Down the Docks

September 22, 2008

Recent Reading

Filed under: Books — ealing @ 9:45 pm

Yeah, it’s been a while. You get what you pay for, right? And since it’s been so long, these reviews are streamlined.



January 27, 2008

Life Quickly Imitates Art, Even Sci-Fi

Filed under: Books, Current Affairs, Technology — ealing @ 1:12 pm

Charles Stross is now one of my two favourite currently publishing SF authors (the other is Iain M. Banks). I got a copy of his latest, Halting State, from Amazon a couple of days ago. I haven’t finished it yet, but so far it’s about economic sabotage in an MMORPG, set in 2016.

Like another modern Aristotle of SF, Neal Stephenson, Charles Stross seems to understand everything, including economics. More importantly, he understands why it’s important (something I only started to grasp a couple of years ago) and can explain it without killing the story. So Halting State spends some of its time discussing money supply and inflation within virtual worlds. So far ahead of the curve, so Charles Stross, I think.

Last night I picked up this week’s Economist, to find mention in the business headlines of Second Life‘s financial crisis. Halting State‘s characters refer to Second Life as a metaverse, not a MMORPG, but I still find this amazing. Theoretical GDPs and game-currency-to-hard-currency exchange rates have been published for a while now, but maybe the crossover from amusing sideline to area of serious interest is closer than even Charles Stross thinks.

January 13, 2008

The Family Trade, by Charles Stross

Filed under: Books — ealing @ 9:44 pm

Charles Stross is one of my favourite current authors, but I’d shied away from this one because it had a “fantasy” label on it. I should have known better.

Some people can move from one universe to another when they look at particular patterns. The universe that the heroine travels to (and back from) is developmentally medieval. That’s the fantasy part.

Part of the plot is the a re-run of a character realising they were born to some massive destiny. The rest is politics, economics, violence and romance mashed together into a thriller. I’m not really one for thrillers, and this probably hampered my enjoyment of the book; the plot tangles were getting a bit thick for me to follow in places. Still, Stross’s normal exciting pace is kept up almost throughout, and the book is littered with intriguing ideas.

If you’ve read Srross before, you’ll probably like it, although it’s not as good as The Atrocity Archives or Singularity Sky. If you haven’t read any Stross yet, and you like scifi full of impressive ideas, I suggest you first start with Accelerando, which is available online for free.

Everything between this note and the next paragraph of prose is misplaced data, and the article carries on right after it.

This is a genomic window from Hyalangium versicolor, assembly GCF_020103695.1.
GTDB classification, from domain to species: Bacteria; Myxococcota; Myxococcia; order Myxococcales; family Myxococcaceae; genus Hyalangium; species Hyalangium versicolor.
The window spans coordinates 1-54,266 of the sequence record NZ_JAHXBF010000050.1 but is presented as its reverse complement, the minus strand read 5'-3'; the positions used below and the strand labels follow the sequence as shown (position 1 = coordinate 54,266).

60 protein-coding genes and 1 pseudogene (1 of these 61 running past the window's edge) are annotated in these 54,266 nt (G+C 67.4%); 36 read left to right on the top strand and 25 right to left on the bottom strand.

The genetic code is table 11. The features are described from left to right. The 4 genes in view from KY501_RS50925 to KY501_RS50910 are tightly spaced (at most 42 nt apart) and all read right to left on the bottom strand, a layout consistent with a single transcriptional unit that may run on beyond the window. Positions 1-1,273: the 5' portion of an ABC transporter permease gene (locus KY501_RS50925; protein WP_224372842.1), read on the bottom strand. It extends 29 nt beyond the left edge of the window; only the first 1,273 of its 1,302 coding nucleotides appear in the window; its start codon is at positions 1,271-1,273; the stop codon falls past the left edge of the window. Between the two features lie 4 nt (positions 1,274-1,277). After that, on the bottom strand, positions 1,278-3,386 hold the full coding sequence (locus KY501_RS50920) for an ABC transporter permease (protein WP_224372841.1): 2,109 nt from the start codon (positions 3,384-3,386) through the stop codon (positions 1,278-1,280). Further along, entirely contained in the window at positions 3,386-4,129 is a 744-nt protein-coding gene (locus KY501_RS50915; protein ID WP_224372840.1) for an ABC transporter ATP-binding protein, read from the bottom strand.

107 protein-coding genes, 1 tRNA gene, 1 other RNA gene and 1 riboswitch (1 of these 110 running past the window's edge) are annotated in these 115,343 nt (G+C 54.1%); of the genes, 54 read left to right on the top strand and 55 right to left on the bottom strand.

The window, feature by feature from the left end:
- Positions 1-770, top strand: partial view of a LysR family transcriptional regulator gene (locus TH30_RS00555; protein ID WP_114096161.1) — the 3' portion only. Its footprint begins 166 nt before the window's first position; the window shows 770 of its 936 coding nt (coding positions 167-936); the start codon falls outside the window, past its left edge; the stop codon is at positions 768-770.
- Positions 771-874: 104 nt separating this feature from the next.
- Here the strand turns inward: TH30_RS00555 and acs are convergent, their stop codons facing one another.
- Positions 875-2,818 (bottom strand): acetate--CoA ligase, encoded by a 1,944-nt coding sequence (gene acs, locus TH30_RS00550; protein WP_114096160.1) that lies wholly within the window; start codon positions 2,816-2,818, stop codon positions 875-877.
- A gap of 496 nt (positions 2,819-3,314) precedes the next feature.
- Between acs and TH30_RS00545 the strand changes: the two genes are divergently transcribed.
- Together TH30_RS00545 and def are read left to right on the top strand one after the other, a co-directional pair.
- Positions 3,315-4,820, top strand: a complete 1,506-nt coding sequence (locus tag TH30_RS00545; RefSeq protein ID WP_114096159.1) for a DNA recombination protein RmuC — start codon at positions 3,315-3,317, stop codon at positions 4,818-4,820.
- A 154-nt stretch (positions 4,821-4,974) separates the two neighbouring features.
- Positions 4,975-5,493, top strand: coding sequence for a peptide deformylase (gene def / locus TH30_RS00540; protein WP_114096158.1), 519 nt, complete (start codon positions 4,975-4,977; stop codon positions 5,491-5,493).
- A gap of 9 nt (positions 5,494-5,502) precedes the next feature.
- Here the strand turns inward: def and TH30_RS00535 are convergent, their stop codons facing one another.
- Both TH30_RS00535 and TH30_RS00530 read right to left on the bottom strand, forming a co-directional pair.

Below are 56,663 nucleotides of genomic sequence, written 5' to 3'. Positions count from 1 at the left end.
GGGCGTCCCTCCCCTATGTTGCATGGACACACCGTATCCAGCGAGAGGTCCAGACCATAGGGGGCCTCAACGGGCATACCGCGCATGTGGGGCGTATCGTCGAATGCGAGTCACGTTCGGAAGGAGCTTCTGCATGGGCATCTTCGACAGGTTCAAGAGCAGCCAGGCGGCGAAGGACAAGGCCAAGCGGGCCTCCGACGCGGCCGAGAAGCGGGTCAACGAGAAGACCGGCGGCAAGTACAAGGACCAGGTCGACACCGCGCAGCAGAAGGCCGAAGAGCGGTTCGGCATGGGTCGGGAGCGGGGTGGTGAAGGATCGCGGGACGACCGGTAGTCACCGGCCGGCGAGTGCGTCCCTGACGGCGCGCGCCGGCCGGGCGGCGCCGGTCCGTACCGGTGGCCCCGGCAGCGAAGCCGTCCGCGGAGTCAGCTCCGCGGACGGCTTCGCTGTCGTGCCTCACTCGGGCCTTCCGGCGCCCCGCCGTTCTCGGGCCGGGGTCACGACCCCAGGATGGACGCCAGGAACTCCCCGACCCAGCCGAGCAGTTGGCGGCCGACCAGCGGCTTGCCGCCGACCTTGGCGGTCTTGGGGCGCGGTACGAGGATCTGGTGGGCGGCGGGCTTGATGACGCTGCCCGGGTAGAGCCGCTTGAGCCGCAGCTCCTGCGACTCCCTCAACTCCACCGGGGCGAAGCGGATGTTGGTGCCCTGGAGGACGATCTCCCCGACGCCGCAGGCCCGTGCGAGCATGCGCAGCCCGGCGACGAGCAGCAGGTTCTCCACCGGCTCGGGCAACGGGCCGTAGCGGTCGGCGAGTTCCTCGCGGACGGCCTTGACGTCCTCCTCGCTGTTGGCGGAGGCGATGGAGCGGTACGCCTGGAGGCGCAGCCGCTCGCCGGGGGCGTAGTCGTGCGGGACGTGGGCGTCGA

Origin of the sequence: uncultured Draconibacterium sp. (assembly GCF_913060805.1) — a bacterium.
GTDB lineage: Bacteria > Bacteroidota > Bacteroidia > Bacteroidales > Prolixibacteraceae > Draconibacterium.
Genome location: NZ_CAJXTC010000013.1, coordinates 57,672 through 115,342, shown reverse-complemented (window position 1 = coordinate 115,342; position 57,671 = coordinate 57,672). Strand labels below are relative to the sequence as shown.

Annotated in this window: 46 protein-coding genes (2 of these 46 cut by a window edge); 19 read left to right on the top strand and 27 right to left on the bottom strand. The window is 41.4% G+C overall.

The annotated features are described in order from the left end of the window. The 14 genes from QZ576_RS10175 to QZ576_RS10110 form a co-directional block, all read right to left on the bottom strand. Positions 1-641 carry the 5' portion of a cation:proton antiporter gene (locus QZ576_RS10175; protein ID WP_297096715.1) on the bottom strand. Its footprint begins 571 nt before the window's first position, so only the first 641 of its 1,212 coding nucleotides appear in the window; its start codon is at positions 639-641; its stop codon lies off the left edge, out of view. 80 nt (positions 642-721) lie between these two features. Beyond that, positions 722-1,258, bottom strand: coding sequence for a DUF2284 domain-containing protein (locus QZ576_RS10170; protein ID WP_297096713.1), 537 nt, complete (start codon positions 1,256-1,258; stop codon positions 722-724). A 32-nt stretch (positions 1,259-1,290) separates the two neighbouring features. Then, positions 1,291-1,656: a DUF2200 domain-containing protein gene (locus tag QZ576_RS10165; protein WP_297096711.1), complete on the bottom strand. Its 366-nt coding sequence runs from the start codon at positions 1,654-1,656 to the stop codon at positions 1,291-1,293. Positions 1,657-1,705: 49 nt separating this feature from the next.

January 15, 2007

More Reading

Filed under: Books — ealing @ 1:00 am

Here’s some of what’s been keeping me busy over the last few weeks. More to come.


August 29, 2006

Illiteracy and its Discontents

Filed under: Books — ealing @ 3:30 am

Blackwell's, Charing Cross RoadThese days it seems that even the staff of academic bookshops can’t use an apostrophe correctly. What is the world coming to?

Still, the talk looks interesting.

Not the book Stiglitz wrote

August 27, 2006

What I’ve Been Reading Recently

Filed under: Books — ealing @ 6:51 pm

One of the things I intended to do with this blog was to write book reviews, hoping this would make me read more critically. This hasn’t worked out the way I planned, but here’s some of what I have been reading, along with my very brief thoughts.


December 22, 2005

Reading Stamina

Filed under: Books — ealing @ 1:15 pm

BBC News reports that teenagers can’t finish books these days. This brings to mind the terrible truth about my reading stamina – it was highest when I was eighteen. The huge drop-off to its present low level is largely due to tertiary education.

Back at school I had a little bit of intellectual curiosity. In the summer before going to university I read Russell’s History of Western Philosophy, all eight hundred pages of it, even the mind-numbing middle section of Catholic philosophy. I wouldn’t even try it now.

These days I struggle with anything that isn’t immediately and continuously gratifying, and this is because, at university, I stopped reading and took up beer instead. It seemed like a good idea at the time.

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